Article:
The past few years have seen a lot of discussion on the issue of lead in hunting ammunition, especially rifle bullets. Regardless of who's saying what, most of us want to see the evidence behind an argument. This site is intended to act as a place to gather that information together and take a look at reasons to hunt with non-lead ammo.
1. Non-lead Bullets are Extremely Effective
Bullets made from 100% copper were initially developed by Barnes Bullets in the mid 1980's as a premium bullet for big-game hunting in Africa. Their monolithic design resulted in extremely consistent and rapid expansion, combined with excellent weight retention and associated deep penetration. In addition, they gained a reputation as being very accurate. A typical kill gained from a well-placed shot involves bone-crushing penetration, massive organ/tissue disruption, and frequently a sizable exit wound that aids in blood-tracking.
Continued advancements have resulted in more manufacturers producing numerous calibers and bullet weights using either 100% copper or guilding metal construction. While non-lead bullets have been used by reloaders for over 25 years, they are now available in factory loaded ammunition from Federal, Hornady, Winchester, and Remington.
3 shot grouping of Barnes 180 grain Tipped Triple Shock bullets sighted in at 2" high at 100 yards. Fired with a Remington Model 700 .30-06 rifle.
2. Ensure the Highest Quality Meat from a Harvest
One great thing about hunting wild animals is being able to put high quality meat on the table. When people invented lead bullets, it was because the metal is easy to work and makes an effective bullet. It's both heavy and malleable - so it's been a logical and effective choice for over 100 years. But no one intended that the lead would end up in people's food. So when the results of the Minnesota Department of Natural Resources study came out revealing that fragments from lead rifle ammunition can peel off and become lodged in tissue as much as 14 inches from the point of bullet entry, we took note and decided to look further into the issue.
3. Prevent Lethal Collateral Damage to Wildlife
Most hunters would agree that a good hunt is one that takes only one pull of the trigger and drops the animal with a quick, humane kill. The idea of accidentally poisoning other non-target wildlife isn't anyone's intention. But many birds and mammals feed on the gutpiles and carcasses that they find during and after hunting season. In many cases, these animals unknowingly eat lead when the carcasses have been shot with lead ammo.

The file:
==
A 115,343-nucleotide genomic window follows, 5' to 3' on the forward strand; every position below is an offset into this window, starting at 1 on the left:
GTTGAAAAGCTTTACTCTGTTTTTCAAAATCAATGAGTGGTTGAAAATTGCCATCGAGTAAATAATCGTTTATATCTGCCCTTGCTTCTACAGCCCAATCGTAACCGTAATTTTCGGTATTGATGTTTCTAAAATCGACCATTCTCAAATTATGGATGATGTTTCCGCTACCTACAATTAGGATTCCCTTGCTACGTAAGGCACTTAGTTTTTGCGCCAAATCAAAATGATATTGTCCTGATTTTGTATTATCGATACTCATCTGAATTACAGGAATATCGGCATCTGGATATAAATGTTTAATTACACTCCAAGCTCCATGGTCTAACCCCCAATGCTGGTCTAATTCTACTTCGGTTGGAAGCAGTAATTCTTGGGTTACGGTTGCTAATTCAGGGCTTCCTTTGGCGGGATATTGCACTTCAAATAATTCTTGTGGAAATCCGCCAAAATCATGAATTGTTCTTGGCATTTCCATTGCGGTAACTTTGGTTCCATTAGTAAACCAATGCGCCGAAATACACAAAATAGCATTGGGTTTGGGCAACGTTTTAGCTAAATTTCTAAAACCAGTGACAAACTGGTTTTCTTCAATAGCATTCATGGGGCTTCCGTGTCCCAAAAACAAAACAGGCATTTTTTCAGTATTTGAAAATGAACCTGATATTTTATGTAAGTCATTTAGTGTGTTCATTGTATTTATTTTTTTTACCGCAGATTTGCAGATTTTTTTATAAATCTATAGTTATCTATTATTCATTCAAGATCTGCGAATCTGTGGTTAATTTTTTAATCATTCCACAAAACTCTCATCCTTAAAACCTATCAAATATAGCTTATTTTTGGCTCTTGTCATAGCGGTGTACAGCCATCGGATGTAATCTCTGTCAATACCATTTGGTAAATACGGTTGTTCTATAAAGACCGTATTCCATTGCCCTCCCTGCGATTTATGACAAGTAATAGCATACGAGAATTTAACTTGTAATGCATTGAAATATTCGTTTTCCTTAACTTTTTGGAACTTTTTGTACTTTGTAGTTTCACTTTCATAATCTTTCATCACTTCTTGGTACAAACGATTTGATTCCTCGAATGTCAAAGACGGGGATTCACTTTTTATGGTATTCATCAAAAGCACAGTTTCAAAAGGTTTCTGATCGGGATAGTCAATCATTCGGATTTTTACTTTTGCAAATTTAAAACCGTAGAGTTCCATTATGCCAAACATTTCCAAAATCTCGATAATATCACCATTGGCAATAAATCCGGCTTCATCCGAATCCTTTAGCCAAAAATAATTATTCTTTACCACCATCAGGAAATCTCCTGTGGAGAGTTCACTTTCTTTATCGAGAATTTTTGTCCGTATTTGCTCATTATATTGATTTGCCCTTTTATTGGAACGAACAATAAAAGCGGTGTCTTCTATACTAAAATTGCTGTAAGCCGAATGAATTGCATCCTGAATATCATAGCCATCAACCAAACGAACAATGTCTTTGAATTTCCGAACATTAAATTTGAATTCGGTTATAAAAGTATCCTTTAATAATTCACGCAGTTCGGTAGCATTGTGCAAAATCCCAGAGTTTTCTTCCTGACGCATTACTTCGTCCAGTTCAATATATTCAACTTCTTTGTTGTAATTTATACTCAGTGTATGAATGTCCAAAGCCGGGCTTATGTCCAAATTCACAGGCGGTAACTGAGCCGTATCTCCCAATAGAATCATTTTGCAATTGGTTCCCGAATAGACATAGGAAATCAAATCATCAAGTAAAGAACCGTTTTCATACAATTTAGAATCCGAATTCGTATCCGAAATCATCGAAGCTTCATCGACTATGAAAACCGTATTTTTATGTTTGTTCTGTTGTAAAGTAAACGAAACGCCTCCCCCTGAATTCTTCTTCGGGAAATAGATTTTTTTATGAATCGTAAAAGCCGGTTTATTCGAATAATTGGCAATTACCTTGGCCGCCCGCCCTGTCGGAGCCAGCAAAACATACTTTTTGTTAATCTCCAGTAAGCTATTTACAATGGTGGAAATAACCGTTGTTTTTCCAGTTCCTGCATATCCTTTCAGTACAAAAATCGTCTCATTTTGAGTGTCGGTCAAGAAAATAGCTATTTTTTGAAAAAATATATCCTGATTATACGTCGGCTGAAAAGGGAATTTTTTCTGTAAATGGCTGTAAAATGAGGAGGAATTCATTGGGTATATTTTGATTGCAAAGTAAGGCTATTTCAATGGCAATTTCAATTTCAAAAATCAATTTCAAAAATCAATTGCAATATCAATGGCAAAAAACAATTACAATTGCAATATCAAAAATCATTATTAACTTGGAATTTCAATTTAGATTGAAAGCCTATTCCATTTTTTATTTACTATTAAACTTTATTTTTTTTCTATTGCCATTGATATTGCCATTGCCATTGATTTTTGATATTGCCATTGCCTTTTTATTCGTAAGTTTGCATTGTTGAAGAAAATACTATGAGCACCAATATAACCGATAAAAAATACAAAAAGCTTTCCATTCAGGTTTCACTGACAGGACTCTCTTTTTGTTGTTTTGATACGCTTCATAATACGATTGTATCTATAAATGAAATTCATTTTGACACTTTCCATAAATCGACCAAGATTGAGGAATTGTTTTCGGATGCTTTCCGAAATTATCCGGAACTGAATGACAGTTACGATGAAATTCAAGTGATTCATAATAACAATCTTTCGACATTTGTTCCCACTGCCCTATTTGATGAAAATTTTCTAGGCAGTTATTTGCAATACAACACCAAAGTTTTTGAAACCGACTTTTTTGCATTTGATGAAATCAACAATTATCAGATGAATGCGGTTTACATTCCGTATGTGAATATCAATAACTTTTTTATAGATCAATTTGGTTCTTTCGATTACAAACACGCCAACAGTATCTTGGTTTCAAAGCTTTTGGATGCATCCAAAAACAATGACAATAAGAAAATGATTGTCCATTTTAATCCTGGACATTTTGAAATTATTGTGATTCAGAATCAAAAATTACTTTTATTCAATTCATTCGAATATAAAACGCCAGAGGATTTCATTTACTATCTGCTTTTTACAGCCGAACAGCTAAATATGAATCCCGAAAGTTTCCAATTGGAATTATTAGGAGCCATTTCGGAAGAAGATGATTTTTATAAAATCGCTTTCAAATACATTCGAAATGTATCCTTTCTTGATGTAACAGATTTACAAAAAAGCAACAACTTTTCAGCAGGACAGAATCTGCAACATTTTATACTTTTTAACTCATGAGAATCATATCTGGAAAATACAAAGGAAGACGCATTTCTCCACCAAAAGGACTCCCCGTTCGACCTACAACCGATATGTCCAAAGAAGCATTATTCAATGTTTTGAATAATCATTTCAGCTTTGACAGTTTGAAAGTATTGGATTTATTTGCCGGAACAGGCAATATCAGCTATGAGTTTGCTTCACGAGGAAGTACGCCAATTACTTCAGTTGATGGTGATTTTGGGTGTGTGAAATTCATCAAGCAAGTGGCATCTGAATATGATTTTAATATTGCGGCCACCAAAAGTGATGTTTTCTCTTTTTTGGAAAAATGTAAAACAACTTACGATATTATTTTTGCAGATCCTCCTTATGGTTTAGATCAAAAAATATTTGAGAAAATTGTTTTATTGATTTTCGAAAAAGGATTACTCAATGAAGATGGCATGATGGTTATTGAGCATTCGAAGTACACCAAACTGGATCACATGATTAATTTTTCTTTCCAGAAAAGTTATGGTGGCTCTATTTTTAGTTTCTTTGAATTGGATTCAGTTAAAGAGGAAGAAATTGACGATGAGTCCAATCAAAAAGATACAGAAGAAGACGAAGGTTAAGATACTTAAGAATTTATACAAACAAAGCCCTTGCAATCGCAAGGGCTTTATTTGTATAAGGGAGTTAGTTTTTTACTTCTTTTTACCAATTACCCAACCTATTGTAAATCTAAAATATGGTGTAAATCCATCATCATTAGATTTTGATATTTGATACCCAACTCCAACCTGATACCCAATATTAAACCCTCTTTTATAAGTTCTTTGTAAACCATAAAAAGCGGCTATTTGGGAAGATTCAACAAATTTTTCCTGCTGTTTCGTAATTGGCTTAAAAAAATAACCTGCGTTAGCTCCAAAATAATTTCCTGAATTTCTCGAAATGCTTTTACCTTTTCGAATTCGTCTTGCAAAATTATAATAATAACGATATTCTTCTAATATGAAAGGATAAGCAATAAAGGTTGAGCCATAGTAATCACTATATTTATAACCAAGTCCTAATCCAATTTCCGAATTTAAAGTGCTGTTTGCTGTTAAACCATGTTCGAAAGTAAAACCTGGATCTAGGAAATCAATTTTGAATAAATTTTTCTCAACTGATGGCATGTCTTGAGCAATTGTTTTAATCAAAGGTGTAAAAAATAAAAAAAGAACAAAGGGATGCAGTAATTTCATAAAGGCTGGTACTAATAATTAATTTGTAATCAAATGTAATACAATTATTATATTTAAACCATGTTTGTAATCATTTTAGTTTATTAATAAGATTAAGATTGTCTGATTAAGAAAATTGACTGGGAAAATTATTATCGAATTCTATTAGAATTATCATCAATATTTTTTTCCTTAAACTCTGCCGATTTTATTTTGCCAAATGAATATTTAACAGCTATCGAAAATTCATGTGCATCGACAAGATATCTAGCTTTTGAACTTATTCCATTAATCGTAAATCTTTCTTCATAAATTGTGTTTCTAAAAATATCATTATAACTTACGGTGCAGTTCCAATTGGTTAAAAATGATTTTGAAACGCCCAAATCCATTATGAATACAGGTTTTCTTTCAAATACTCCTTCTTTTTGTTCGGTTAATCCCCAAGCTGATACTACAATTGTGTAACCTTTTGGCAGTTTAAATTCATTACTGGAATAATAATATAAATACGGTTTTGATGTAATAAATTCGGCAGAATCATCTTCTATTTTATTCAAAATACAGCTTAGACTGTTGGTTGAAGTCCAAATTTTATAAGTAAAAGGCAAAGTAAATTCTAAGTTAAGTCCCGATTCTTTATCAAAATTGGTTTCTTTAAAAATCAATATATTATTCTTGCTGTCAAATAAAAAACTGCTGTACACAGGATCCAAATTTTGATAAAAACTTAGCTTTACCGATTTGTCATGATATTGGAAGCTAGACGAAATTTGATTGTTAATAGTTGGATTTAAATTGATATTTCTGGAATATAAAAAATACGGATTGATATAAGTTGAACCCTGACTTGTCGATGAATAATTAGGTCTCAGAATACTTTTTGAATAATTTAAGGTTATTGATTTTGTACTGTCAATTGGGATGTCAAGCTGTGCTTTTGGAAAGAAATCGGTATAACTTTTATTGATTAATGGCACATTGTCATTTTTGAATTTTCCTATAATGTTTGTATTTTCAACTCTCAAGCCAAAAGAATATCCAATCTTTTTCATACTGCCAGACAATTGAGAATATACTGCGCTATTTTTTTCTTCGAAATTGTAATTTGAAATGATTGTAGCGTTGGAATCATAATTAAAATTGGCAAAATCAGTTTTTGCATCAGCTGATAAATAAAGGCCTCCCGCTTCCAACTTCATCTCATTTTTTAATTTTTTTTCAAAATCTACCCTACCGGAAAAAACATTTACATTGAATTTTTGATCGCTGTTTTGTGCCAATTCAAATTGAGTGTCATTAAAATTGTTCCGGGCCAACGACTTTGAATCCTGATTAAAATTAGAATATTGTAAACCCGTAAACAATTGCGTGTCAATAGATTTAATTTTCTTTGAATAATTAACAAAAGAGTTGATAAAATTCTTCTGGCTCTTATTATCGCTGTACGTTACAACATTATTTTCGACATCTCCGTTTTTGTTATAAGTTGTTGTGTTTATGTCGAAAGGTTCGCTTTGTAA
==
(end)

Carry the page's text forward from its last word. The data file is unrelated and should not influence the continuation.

So, what animals might end up as collateral damage when lead fragments remain in gutpiles or carcasses?
- Bald Eagles in Minnesota
- Bald Eagles in Iowa
- Stellar's Sea Eagles and White-tailed Eagles
- California Condors
- Ravens & Eagles in Wyoming
What Ingested Lead Does to Wildlife
Once lead bullet fragments are taken into the digestive system, the lead is dissolved by the very acidic conditions found in bird and mammal stomachs. This dissolved lead is absorbed into the bloodstream and then into the tissues and bones. Once present, the lead destroys the myelin sheath that insulated the nerve fiber bundles. This disruption causes a number of problems, including tremors, convulsions, lack of coordination, paralysis of the digestive system, and eventually either kills the animal outright or makes it too weak to avoid predators.
General Review - USGS Fact Sheet on Lead and Wildlife
Proceeds from scientific conference - Convened to examine potential implications for wildlife and humans from ingesting spent lead ammunition.
Advantages of Non-Lead Bullets
Non-lead bullet (bottom) doesn't fragment like the lead bullet (top)
Two popular non-lead bullets and one favorite lead bullet were fired into the same block of standard ballistic gelatin to compare expansion, penetration, and hydrostatic shock. As you can see, the 2 non-lead bullets compare very favorably to the lead bullet in terms of performance.
This is an x-ray of the same gel block as shown above. Note how the CoreLokt (middle bullet) sheds substantial lead fragments (~ 30% of initial weight) during it's travel through the block. The nearly 100% weight retention of non-lead bullets (above and below) results in greater penetration and tissue damage, since the bullet doesn't break apart and continues to do damage to the animal all the way through to the exit wound. The fully expanded non-lead bullets leave exit wounds approximately twice the diameter as the entry wound, resulting in greater blood loss.